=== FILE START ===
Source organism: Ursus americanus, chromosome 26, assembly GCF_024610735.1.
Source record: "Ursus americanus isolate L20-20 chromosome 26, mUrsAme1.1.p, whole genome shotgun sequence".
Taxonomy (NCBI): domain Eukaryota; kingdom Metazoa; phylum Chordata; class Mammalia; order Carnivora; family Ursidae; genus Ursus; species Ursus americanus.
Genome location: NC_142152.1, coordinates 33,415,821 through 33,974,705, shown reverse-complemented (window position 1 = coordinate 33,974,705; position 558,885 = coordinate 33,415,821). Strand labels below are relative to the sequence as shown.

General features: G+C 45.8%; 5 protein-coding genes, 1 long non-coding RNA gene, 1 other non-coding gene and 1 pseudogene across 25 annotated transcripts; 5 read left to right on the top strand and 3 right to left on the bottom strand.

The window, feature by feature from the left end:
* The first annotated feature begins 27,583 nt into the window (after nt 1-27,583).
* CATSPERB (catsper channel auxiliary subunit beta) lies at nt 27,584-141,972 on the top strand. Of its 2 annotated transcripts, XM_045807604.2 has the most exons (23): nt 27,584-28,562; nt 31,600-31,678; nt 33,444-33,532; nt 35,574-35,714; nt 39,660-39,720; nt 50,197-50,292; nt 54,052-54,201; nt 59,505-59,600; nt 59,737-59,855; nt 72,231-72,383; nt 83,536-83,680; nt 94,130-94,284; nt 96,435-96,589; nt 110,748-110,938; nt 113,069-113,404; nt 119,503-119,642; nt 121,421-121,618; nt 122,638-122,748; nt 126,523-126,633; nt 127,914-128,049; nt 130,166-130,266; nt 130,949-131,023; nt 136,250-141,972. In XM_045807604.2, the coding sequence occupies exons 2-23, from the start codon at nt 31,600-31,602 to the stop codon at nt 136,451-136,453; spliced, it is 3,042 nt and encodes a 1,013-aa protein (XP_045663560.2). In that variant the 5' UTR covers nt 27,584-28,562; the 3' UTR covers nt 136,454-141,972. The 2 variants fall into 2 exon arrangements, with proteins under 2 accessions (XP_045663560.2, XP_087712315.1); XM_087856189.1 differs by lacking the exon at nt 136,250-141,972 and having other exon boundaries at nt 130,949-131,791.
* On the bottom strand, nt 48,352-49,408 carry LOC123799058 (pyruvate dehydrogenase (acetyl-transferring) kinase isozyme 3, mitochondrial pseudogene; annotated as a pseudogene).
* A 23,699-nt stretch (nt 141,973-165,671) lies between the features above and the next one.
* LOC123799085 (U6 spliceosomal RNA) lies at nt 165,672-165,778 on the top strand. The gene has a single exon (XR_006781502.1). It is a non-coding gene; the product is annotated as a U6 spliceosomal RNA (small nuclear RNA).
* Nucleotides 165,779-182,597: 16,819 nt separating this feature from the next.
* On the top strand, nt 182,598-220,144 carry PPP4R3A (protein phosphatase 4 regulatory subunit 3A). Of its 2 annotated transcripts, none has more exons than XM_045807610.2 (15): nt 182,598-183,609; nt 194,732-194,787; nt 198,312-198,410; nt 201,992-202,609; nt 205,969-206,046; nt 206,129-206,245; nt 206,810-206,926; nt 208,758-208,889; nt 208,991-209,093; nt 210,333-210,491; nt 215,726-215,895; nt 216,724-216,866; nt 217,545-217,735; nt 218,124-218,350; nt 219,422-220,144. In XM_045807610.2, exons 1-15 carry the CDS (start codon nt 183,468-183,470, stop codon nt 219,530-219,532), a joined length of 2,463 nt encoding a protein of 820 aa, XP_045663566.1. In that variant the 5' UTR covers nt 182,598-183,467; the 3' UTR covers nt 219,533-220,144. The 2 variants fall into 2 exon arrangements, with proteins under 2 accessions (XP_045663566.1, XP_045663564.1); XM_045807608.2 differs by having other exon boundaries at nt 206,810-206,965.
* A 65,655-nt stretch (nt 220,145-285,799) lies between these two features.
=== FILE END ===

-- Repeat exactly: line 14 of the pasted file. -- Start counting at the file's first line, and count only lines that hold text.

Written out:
* A 65,655-nt stretch (nt 220,145-285,799) lies between these two features.